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Interview with Dr. Harald Elsner, Federal Institute for Geosciences and Natural Resources

To current developments with rare earths for the automation technology

The Federal Institute for Geosciences and Natural Resources (BGR), Hannover, Germany, advises the German Federal Government and the German economy in all aspects regarding geoscientific and natural resources. Dr. Harald Elsner is economics geologist in the BGR and author of several publications about the supply situation of rare earths. Thomas Quest spoke to him about current developments regarding rare earths being important for the automation technology.

Foto Dr. Harald Elsner
Dr. Harald Elsner

Mr. Elsner, which share shows the German import of rare earths in the world-wide total demand?

July 23rd, 2012 - Germany is on fourth position regarding the world-wide demand for rare earths after China, Japan and the USA. In the meantime China’s demand consists of 70% of the total consumption.


This fourth position means a proportion of almost 10% of the total demand. However, that applies only if the demand of German companies, producing world-wide, is considered, included the demand of rare earths of manufacturing plants e.g. in the USA. The demand of rare earths in regard to manufacturing plants in Germany, this share is only with few percentages in the world-wide demand.

How do the automation manufacturers cover their demand for Neodymium and Dysprosium, both important for servo motors?

They do not buy Neodymium and Dysprosium themeselves but the magnetic materials for the motors containing Neodymium and Dysprosium. These magnetic materials are bought in larger amounts directly, so without middlemen, in China or in Japan. The middlemen cover smaller demand of e.g. one ton of magnetic materials.

How do you see the development of supply and demand regarding Neodymium and Dysprosium?

We expect that the prices for Neodymium will continue to drop significantly. The prices for Dysprosium will continue to decrease likewise but not as strongly as with Neodymium.

Currently Dysprosium is strongly substituted. In former times it had a proportion of 6% to 8% of the magnetic materials, this proportion dwindled to 2% in 2011. This succeeded e.g. in such a way that Dysprosium is not used any longer inside the magnetic materials but only outside on their surface.

However, in the next ten years there will world-wide not be any new mining project with larger amounts of Dysprosium. That is why the prices for Dysprosium will have achieved their bottom someday rising again.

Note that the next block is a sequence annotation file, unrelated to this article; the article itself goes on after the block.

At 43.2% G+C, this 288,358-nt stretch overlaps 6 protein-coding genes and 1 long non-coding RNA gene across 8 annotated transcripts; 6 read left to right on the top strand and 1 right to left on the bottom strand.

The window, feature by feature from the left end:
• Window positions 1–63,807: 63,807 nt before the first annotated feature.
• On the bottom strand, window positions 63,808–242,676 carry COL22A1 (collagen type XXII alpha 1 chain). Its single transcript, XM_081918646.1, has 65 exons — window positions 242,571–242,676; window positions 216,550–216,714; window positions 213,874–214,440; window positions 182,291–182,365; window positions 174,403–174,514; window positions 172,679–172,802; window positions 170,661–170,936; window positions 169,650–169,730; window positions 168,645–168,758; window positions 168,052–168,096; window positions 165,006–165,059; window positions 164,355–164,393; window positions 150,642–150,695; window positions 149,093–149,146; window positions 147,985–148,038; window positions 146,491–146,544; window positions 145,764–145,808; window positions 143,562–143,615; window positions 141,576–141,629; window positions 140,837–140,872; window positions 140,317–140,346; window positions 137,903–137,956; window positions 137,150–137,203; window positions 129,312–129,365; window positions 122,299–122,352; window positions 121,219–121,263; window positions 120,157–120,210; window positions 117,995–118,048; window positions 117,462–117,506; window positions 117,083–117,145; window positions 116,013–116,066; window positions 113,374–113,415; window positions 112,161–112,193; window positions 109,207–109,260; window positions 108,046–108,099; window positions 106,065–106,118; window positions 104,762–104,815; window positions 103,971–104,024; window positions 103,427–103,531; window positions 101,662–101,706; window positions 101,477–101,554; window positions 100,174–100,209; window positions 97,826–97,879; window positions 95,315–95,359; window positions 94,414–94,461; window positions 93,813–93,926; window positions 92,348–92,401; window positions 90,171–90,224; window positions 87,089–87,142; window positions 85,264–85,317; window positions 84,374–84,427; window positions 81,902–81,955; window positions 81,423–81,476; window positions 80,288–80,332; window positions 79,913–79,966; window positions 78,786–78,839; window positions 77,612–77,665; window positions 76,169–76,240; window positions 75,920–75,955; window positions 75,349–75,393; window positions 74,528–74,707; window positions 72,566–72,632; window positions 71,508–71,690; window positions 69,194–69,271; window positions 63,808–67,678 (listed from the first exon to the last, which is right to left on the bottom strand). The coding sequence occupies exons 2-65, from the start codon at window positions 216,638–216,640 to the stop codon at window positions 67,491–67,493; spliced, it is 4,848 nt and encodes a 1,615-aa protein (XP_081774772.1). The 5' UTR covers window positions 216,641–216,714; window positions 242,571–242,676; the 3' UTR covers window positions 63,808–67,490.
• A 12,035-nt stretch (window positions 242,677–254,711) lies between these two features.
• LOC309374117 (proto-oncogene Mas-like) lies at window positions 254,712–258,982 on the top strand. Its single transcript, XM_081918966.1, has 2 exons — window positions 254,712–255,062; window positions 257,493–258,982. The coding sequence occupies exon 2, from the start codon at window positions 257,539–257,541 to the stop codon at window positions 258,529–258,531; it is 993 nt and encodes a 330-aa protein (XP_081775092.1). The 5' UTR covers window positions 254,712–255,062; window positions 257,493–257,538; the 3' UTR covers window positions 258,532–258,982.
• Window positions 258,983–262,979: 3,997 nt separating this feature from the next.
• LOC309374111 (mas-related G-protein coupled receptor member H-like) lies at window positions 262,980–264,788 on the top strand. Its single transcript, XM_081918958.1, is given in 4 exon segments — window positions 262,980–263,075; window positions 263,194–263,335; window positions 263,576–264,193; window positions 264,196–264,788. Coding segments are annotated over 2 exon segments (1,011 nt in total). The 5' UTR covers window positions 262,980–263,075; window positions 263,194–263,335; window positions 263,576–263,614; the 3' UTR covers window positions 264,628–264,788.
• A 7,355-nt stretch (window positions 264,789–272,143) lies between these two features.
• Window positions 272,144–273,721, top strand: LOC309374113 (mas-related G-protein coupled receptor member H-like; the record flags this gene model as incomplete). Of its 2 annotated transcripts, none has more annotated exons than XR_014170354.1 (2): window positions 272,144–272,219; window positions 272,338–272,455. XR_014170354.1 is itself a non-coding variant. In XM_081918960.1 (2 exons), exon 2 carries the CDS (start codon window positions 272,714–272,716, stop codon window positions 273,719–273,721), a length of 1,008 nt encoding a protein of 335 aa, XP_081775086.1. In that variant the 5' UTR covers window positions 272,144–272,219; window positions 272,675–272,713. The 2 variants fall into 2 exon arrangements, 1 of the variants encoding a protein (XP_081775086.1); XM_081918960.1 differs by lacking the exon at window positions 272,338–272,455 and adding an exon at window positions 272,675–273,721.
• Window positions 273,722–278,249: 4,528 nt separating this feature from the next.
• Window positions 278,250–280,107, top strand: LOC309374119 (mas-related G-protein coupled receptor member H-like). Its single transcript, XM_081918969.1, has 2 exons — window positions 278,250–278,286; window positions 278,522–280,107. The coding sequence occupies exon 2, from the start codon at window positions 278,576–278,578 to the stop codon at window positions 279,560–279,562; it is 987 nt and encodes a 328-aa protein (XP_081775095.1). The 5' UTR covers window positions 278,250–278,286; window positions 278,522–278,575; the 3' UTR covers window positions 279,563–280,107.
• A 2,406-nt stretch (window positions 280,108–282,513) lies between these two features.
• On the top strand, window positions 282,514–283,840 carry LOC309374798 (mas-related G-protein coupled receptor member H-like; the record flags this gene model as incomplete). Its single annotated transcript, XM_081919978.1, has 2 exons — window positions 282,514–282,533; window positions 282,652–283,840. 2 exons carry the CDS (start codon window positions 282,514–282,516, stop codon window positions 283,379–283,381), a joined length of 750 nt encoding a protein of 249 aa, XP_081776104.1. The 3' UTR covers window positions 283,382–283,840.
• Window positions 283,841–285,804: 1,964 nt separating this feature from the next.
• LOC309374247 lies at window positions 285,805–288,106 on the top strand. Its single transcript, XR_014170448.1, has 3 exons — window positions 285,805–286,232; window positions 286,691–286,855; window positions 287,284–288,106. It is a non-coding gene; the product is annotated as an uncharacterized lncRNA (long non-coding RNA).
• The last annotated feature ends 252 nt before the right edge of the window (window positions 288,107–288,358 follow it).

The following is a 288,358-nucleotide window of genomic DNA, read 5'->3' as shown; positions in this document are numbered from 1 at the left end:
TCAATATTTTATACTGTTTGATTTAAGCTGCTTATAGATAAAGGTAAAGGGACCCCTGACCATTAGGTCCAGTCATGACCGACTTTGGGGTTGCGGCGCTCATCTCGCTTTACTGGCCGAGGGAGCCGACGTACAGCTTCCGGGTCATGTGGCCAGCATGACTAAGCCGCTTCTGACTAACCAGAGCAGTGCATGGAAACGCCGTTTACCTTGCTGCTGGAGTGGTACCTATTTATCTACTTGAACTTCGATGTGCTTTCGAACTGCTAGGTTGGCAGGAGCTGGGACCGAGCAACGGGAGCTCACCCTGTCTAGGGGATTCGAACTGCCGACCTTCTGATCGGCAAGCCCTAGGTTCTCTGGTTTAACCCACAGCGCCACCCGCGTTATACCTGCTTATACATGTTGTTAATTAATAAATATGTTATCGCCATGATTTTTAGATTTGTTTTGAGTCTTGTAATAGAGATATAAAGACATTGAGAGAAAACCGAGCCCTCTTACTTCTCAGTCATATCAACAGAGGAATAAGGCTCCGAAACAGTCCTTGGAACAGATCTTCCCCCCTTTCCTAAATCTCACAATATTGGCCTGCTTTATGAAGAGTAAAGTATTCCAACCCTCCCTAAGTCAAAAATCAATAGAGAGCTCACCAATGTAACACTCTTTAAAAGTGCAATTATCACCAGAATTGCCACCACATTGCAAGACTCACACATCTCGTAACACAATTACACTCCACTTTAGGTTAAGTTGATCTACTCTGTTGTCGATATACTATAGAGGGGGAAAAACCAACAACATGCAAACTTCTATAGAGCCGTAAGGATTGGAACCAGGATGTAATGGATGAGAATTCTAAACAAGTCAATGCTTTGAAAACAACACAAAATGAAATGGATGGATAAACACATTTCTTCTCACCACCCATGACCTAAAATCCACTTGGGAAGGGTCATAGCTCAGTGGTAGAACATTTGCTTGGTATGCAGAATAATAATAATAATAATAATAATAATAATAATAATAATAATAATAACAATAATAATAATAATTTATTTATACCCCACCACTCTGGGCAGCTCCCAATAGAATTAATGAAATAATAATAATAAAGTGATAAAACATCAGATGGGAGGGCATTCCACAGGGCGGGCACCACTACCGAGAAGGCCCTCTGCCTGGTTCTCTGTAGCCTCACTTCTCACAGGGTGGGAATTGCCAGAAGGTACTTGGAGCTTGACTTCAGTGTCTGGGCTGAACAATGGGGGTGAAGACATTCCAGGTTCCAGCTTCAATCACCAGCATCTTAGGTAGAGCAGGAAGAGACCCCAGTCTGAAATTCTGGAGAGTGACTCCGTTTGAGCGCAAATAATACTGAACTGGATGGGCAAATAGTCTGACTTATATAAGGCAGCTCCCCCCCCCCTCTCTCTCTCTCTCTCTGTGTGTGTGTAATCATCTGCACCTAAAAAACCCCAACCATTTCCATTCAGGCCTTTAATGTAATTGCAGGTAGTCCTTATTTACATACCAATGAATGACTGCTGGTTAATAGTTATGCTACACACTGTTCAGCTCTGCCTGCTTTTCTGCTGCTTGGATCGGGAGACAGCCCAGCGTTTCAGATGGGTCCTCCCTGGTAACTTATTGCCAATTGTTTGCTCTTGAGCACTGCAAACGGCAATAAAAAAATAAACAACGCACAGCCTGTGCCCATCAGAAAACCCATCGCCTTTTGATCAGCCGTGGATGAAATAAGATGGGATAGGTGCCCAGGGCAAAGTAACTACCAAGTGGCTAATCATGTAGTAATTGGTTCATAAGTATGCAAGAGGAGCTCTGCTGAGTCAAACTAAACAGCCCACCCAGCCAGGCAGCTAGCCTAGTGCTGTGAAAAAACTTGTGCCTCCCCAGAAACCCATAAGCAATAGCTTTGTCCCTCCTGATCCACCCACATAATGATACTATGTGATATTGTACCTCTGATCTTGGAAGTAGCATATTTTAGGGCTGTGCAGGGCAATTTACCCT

How supply and prices regarding magnetic materials will altogether develop, depends on which demand in magnetic materials wind energy and electric vehicles will develop in the future.

What do you think about current announcements to be able to offer motors without rare earths?

To produce a motor with magnetic materials without rare earths is at best only possible in the laboratory scale.

At this stage you can substitute Neodymium by Praseodymium and Neodymium Iron Boron magnets by Samarium Cobalt magnets or ferrite magnets. However, the problem is that such motor requires a definitely larger building space. Today Dysprosium may be substituted by Terbium but Terbium is still rarer and still more expensive.

Mr. Elsner, thank you for the interview.

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The Federal Institute for Geosciences and Natural Resources, (BGR) Hannover, Germany, is the central scientific-technical authority of the Federal Ministry of Economics and Technology.

It advises the Federal Government and the economy to this range of topics, operates international projects of technical co-operation on behalf of the Federal Ministry of Economic Co-Operation and Development and finally carryies out own research.

Within the BGR the German Natural Resources Agency DERA is focused on the consultation of the economy regarding availability and sustainable use of natural resources since October 2010.

The BGR on the Internet.


Dr. Harald Elsner is amongst others author or co-author of

Elsner, Harald: Kritische Versorgungslage mit schweren Seltenen Erden – Entwicklung „Grüner Technologien“ gefährdet? In: Commodity Top News No. 36 der BGR

Elsner, Harald, Melcher, F., Schwarz-Schampera, U., Buchholz, P.: Elektronikmetalle – zukünftig steigender Bedarf bei unzureichender Versorgungslage? In: Commodity Top News No. 33

Liedtke, Maren, Elsner, Harald: Seltene Erden. In: Commodity Top News No. 31